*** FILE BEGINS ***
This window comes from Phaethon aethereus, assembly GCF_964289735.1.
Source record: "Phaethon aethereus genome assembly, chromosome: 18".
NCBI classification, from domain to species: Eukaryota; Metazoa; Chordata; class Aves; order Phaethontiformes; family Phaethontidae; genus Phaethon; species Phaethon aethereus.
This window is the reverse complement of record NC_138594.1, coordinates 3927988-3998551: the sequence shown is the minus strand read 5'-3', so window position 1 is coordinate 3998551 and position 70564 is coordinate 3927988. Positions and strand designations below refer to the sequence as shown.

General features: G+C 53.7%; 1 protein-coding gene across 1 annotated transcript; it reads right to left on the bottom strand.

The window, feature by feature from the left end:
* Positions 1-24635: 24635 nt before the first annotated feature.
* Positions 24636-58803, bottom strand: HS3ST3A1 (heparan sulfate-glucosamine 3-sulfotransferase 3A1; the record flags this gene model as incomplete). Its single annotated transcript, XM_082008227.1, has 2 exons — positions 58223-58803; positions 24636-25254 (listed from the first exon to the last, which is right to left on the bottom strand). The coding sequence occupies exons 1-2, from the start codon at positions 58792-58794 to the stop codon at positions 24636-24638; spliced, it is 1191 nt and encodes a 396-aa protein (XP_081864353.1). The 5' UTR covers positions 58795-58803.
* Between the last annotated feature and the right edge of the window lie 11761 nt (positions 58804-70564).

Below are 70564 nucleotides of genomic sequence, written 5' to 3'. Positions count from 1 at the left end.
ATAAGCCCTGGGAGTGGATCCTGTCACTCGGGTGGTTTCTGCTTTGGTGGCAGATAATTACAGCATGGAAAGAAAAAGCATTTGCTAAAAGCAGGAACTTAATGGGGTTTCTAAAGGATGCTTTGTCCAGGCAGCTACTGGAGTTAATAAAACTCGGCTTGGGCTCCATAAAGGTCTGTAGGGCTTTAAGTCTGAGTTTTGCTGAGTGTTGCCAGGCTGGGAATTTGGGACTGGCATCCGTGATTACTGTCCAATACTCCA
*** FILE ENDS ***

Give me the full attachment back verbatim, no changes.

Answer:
This window comes from Phaethon aethereus, assembly GCF_964289735.1.
Source record: "Phaethon aethereus genome assembly, chromosome: 18".
NCBI classification, from domain to species: Eukaryota; Metazoa; Chordata; class Aves; order Phaethontiformes; family Phaethontidae; genus Phaethon; species Phaethon aethereus.
This window is the reverse complement of record NC_138594.1, coordinates 3927988-3998551: the sequence shown is the minus strand read 5'-3', so window position 1 is coordinate 3998551 and position 70564 is coordinate 3927988. Positions and strand designations below refer to the sequence as shown.

General features: G+C 53.7%; 1 protein-coding gene across 1 annotated transcript; it reads right to left on the bottom strand.

The window, feature by feature from the left end:
* Positions 1-24635: 24635 nt before the first annotated feature.
* Positions 24636-58803, bottom strand: HS3ST3A1 (heparan sulfate-glucosamine 3-sulfotransferase 3A1; the record flags this gene model as incomplete). Its single annotated transcript, XM_082008227.1, has 2 exons — positions 58223-58803; positions 24636-25254 (listed from the first exon to the last, which is right to left on the bottom strand). The coding sequence occupies exons 1-2, from the start codon at positions 58792-58794 to the stop codon at positions 24636-24638; spliced, it is 1191 nt and encodes a 396-aa protein (XP_081864353.1). The 5' UTR covers positions 58795-58803.
* Between the last annotated feature and the right edge of the window lie 11761 nt (positions 58804-70564).

Below are 70564 nucleotides of genomic sequence, written 5' to 3'. Positions count from 1 at the left end.
ATAAGCCCTGGGAGTGGATCCTGTCACTCGGGTGGTTTCTGCTTTGGTGGCAGATAATTACAGCATGGAAAGAAAAAGCATTTGCTAAAAGCAGGAACTTAATGGGGTTTCTAAAGGATGCTTTGTCCAGGCAGCTACTGGAGTTAATAAAACTCGGCTTGGGCTCCATAAAGGTCTGTAGGGCTTTAAGTCTGAGTTTTGCTGAGTGTTGCCAGGCTGGGAATTTGGGACTGGCATCCGTGATTACTGTCCAATACTCCA